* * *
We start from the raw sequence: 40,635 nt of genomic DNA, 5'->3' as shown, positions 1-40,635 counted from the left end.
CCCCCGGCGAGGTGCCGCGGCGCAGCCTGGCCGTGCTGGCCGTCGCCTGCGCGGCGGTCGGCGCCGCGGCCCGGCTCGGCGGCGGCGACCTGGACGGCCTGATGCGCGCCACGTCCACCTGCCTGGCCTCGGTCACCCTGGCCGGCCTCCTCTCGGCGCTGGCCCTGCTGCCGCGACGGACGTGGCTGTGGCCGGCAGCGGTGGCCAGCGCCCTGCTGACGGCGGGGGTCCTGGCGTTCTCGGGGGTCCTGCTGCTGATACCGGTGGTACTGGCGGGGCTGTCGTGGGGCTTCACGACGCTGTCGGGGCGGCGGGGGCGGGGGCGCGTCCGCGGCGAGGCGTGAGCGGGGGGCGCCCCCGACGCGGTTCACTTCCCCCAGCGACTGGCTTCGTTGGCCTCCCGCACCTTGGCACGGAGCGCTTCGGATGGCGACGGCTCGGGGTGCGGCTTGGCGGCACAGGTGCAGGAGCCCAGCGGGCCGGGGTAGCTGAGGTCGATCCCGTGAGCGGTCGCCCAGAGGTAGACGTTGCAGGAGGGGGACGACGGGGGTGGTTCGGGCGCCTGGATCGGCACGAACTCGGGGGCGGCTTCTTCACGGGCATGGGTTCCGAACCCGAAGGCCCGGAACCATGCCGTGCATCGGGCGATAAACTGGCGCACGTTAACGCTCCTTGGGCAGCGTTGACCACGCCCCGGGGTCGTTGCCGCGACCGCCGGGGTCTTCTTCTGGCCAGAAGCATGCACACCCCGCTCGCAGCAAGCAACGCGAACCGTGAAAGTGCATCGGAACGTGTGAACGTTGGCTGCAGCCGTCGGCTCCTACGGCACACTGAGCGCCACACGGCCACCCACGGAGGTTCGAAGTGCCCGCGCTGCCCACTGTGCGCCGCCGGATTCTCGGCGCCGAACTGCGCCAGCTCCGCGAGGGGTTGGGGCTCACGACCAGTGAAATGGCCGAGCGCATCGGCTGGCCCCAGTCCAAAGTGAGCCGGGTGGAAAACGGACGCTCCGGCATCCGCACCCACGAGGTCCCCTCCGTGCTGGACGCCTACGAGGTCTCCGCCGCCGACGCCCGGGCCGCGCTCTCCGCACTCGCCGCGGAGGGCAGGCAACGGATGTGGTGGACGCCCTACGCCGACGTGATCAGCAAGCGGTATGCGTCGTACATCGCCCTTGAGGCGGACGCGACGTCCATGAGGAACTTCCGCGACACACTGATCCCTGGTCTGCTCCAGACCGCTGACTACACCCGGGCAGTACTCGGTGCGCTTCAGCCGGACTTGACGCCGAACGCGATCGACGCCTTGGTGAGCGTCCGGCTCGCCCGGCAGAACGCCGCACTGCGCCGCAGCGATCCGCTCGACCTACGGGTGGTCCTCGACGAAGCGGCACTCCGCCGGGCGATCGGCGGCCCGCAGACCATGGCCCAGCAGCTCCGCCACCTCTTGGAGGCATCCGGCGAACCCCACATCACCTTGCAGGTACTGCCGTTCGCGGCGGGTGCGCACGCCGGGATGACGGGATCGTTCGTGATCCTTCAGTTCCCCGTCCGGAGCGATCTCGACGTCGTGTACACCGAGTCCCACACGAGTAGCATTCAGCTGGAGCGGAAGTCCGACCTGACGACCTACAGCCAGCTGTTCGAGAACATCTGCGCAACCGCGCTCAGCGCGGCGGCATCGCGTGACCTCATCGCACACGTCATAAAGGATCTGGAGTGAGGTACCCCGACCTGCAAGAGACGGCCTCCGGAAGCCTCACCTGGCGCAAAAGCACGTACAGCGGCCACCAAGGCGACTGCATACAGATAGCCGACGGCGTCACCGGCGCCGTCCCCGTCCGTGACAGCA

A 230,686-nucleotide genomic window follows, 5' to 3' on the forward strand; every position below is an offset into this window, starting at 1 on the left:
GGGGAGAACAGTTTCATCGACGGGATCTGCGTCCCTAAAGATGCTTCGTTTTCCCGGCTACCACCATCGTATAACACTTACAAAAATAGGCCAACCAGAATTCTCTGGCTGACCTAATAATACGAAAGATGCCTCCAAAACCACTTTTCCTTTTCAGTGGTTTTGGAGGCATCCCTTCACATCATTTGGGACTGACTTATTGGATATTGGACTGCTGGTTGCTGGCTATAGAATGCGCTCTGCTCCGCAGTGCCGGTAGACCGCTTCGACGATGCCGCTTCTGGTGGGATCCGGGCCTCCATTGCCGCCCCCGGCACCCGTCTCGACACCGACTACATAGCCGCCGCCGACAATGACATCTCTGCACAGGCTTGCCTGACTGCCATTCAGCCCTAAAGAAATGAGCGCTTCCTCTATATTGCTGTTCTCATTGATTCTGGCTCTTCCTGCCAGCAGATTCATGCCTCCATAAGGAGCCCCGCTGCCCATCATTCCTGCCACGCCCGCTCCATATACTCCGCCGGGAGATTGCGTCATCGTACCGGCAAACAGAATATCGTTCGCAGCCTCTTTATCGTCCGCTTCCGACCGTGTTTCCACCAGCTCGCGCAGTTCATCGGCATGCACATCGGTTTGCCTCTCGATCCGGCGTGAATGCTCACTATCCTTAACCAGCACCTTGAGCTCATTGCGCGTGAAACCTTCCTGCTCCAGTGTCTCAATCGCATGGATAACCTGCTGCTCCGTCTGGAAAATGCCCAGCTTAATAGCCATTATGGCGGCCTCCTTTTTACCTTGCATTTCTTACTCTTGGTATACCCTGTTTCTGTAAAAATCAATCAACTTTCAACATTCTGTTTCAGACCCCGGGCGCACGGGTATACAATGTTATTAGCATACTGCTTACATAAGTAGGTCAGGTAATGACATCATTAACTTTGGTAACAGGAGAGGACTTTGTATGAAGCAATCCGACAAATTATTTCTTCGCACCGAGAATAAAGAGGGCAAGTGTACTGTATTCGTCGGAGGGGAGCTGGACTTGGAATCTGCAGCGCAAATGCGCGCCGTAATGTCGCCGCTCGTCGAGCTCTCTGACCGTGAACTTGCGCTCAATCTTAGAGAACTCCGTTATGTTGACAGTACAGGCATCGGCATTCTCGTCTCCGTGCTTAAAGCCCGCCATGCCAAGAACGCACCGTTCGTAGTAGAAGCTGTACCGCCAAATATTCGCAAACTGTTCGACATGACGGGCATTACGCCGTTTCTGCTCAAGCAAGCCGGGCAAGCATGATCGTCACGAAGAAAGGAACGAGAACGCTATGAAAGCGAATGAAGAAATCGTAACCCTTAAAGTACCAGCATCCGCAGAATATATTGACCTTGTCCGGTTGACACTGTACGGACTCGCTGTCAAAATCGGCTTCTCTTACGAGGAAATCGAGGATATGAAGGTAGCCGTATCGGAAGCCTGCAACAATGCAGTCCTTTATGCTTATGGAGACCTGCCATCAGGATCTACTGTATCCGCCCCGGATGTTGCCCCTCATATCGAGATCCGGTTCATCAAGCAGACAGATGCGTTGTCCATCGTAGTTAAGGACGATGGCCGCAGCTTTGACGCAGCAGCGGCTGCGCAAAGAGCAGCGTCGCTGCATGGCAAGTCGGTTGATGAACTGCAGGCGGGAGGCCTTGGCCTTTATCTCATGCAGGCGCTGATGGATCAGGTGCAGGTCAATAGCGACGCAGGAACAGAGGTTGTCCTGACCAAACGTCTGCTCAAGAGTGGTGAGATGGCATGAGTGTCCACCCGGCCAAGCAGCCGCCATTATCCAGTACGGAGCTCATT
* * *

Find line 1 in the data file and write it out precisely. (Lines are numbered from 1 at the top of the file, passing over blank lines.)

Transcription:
We start from the raw sequence: 40,635 nt of genomic DNA, 5'->3' as shown, positions 1-40,635 counted from the left end.